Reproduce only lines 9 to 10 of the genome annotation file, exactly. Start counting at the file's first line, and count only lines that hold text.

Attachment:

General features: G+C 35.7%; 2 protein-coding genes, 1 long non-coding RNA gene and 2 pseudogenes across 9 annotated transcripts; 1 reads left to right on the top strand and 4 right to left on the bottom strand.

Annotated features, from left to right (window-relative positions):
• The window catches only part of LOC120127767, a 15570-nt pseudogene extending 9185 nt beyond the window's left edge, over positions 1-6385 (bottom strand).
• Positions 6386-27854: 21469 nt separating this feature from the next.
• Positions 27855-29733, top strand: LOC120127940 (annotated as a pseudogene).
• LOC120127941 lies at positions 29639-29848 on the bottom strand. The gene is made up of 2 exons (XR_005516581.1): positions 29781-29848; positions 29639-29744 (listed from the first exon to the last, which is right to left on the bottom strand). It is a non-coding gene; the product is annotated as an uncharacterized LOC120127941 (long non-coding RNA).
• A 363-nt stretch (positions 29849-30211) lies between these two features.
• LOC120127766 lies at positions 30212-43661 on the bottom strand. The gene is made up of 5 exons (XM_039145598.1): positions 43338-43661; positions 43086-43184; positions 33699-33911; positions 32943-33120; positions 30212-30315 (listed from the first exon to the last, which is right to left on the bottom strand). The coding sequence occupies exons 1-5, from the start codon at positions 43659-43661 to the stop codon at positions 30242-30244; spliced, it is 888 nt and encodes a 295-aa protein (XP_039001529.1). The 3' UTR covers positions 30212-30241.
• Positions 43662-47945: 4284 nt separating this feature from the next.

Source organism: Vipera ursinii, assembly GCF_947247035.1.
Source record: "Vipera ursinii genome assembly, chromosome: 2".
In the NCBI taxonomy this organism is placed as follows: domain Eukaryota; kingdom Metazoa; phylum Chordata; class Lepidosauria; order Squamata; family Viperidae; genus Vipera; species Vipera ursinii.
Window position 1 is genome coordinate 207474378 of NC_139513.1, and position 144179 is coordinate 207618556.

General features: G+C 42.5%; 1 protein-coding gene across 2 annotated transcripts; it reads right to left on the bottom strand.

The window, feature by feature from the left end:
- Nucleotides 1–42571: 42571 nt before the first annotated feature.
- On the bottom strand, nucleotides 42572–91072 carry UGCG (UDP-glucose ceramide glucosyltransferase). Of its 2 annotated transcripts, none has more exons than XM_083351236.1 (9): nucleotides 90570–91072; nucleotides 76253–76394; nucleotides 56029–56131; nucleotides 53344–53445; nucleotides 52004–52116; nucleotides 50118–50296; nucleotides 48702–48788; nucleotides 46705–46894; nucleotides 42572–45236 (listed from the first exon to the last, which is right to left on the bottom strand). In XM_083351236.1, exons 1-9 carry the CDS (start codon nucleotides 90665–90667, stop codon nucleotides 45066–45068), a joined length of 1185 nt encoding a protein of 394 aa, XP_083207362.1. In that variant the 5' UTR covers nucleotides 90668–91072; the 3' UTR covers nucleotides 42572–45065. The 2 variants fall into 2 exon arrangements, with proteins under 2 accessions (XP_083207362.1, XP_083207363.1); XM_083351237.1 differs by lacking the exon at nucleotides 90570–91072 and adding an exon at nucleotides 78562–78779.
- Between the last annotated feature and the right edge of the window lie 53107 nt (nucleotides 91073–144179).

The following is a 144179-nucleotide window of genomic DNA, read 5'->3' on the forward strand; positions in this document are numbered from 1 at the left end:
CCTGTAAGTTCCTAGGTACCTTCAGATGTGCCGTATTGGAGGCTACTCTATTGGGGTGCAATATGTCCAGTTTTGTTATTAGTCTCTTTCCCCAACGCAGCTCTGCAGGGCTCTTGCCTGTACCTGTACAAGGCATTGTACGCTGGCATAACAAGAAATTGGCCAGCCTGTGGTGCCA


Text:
• Positions 43662-47945: 4284 nt separating this feature from the next.

Source organism: Vipera ursinii, assembly GCF_947247035.1.